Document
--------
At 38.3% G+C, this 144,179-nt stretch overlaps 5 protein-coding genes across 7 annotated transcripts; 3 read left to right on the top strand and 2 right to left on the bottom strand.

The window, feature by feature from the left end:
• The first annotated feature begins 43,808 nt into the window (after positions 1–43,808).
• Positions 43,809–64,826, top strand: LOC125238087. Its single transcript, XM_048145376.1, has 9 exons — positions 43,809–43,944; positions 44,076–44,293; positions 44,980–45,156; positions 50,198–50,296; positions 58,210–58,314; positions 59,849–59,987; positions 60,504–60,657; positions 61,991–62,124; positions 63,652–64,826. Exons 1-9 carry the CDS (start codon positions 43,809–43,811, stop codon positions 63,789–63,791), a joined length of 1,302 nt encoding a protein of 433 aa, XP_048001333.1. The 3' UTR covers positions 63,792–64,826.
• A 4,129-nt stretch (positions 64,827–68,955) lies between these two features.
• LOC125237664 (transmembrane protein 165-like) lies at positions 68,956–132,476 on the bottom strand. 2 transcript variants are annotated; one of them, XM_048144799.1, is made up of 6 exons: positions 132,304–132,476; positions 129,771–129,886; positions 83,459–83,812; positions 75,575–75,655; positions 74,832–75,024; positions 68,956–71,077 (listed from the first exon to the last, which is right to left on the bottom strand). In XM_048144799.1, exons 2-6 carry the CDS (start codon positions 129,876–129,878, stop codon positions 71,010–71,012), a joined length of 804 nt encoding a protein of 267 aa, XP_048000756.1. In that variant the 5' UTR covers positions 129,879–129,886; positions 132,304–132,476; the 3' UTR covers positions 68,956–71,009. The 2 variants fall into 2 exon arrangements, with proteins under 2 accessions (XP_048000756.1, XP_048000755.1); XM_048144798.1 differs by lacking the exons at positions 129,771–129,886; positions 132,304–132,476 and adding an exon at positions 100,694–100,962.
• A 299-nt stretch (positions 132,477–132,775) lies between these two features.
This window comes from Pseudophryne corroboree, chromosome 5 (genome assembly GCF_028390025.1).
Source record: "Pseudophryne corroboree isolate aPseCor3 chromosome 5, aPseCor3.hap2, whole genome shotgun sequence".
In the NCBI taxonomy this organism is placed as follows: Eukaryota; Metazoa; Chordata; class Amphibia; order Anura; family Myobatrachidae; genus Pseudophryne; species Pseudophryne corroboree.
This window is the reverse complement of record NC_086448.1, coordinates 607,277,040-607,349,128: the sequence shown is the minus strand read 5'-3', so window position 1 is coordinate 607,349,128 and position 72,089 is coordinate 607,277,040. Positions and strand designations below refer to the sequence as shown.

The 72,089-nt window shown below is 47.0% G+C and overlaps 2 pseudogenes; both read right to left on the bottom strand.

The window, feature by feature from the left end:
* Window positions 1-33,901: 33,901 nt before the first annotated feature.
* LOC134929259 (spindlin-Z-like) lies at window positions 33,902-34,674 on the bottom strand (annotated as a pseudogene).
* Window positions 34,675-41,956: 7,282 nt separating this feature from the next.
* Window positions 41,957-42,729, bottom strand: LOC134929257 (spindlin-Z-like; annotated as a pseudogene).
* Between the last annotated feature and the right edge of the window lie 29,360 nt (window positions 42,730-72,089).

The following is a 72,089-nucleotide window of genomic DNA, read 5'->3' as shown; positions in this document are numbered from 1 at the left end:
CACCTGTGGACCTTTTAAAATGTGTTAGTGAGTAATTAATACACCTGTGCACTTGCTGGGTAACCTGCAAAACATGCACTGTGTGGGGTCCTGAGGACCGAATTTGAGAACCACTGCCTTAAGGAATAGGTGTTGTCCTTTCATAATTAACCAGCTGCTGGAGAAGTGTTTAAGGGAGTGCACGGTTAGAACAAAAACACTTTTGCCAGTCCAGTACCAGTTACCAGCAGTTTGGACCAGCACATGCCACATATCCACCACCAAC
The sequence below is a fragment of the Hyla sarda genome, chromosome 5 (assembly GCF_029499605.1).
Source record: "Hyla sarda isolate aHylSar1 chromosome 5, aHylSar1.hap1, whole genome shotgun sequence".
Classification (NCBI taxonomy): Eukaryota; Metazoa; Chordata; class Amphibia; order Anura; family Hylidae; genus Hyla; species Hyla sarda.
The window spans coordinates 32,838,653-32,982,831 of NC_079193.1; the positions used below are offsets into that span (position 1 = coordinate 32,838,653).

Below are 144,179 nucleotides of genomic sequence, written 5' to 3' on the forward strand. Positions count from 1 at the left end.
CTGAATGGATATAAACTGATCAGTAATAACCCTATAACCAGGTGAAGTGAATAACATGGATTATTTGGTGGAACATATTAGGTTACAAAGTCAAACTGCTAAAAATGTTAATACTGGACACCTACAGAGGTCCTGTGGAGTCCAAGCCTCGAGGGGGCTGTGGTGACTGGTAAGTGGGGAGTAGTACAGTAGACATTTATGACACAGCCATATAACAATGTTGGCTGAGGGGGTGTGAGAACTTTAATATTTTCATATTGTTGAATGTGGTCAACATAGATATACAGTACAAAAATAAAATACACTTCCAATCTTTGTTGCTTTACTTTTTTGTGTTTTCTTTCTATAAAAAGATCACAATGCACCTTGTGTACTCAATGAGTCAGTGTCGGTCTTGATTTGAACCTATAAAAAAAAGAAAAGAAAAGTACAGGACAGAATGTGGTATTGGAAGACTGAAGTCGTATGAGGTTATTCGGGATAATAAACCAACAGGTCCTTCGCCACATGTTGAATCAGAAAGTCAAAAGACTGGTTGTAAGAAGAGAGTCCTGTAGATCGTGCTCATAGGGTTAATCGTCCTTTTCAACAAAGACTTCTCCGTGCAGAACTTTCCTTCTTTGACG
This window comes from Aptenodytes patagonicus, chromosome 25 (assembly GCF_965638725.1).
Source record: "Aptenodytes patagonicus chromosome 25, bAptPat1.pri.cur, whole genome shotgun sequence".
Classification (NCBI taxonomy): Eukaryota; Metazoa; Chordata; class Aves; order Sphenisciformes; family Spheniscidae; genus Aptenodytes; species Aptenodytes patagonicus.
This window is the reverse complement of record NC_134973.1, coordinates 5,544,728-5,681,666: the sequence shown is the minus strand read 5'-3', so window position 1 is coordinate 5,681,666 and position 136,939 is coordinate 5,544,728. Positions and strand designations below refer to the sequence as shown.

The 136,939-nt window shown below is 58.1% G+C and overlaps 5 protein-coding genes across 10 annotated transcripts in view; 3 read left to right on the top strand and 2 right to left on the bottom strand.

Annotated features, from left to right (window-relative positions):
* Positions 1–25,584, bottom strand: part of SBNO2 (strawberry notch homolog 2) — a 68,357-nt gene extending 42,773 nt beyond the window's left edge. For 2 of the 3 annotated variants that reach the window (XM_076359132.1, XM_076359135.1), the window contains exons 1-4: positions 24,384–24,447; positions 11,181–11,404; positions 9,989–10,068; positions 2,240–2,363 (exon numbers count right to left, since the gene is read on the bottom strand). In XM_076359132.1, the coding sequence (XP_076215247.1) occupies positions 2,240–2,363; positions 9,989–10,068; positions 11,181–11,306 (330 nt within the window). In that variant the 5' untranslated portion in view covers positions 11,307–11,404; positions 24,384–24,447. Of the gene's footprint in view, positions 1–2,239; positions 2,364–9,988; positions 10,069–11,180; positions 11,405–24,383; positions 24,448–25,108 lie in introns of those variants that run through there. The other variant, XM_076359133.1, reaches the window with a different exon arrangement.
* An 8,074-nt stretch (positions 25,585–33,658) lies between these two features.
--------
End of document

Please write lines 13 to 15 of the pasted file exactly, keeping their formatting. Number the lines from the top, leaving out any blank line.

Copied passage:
The window, feature by feature from the left end:
* Window positions 1-33,901: 33,901 nt before the first annotated feature.
* LOC134929259 (spindlin-Z-like) lies at window positions 33,902-34,674 on the bottom strand (annotated as a pseudogene).